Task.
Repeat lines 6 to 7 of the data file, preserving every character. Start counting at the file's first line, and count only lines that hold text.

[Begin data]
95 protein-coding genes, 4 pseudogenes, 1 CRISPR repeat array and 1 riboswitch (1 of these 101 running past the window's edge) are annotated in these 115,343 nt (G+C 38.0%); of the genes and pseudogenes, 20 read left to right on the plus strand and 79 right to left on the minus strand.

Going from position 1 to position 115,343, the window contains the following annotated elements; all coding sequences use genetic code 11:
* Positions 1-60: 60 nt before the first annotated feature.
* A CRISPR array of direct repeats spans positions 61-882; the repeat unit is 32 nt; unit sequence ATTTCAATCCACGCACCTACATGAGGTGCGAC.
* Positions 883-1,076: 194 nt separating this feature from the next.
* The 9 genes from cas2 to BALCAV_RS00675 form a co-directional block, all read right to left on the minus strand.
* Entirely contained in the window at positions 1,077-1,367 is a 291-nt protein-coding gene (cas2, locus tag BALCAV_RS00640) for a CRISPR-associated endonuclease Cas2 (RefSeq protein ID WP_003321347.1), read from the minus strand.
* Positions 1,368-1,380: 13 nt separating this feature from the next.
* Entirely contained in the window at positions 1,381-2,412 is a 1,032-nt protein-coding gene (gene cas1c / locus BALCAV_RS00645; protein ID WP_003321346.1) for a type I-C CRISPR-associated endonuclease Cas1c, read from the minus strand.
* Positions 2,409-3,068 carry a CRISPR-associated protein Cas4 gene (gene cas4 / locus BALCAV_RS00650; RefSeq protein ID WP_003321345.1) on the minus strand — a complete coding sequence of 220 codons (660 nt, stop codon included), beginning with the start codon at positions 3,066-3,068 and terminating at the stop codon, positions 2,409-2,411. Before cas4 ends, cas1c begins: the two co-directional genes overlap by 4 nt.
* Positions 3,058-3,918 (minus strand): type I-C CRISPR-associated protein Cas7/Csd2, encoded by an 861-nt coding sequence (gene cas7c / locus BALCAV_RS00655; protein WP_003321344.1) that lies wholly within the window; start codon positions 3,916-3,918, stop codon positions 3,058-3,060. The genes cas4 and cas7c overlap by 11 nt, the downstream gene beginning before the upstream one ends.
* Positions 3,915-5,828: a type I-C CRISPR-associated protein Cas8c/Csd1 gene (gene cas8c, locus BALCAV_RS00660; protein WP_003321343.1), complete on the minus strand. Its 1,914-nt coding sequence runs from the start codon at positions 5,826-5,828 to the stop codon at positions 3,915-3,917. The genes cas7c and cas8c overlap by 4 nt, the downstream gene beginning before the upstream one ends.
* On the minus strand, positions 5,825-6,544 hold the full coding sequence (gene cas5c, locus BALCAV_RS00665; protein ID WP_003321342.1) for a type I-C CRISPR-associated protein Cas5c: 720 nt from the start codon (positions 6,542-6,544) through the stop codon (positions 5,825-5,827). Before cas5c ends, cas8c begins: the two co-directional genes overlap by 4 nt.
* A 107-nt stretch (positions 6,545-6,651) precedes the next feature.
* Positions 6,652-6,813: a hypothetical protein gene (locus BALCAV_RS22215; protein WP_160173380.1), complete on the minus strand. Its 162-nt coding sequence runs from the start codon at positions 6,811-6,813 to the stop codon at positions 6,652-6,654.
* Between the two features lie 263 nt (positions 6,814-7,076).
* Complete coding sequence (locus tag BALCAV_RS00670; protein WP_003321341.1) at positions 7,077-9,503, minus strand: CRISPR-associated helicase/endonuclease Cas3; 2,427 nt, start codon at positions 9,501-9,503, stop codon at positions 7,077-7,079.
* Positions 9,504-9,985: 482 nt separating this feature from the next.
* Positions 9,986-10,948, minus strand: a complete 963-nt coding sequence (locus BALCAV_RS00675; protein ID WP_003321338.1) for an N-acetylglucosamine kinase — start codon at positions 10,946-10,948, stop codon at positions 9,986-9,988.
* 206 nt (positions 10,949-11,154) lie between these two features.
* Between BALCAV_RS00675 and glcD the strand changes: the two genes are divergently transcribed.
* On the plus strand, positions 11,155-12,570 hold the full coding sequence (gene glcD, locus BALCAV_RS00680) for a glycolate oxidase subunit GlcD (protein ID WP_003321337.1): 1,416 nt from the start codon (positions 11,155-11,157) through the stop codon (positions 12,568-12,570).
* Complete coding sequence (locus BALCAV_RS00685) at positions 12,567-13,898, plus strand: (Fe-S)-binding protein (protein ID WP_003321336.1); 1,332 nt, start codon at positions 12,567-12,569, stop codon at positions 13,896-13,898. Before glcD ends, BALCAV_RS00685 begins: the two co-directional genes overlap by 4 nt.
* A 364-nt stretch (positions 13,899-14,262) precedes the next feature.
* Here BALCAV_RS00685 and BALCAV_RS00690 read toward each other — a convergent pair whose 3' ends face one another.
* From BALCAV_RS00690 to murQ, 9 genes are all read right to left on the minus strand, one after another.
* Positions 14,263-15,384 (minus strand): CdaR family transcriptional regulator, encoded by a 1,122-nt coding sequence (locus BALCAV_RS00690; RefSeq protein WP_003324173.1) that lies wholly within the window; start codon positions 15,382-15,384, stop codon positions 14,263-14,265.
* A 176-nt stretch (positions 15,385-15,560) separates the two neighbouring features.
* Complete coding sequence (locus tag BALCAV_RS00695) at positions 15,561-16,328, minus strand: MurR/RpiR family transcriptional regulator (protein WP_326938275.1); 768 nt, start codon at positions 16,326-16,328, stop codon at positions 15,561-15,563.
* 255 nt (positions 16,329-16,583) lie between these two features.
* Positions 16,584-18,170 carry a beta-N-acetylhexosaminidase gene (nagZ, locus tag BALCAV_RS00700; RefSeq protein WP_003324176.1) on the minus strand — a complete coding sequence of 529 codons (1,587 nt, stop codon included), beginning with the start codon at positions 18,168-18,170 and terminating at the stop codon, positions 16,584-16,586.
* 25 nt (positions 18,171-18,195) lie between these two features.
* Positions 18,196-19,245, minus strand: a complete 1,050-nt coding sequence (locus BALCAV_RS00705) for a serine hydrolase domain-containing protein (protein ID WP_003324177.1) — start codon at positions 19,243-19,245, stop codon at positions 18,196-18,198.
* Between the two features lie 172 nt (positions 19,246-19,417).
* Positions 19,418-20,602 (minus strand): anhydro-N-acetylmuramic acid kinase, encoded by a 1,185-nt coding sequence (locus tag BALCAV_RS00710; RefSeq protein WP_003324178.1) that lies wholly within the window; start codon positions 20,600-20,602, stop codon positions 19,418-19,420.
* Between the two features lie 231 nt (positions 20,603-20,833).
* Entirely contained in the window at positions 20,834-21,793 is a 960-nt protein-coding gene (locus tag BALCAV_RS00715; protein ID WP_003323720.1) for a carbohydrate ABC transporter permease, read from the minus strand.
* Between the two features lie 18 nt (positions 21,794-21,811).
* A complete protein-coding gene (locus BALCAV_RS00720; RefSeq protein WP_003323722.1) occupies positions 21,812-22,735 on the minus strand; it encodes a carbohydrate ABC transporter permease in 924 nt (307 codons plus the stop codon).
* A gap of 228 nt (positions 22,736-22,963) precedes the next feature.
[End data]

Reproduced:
* The 9 genes from cas2 to BALCAV_RS00675 form a co-directional block, all read right to left on the minus strand.
* Entirely contained in the window at positions 1,077-1,367 is a 291-nt protein-coding gene (cas2, locus tag BALCAV_RS00640) for a CRISPR-associated endonuclease Cas2 (RefSeq protein ID WP_003321347.1), read from the minus strand.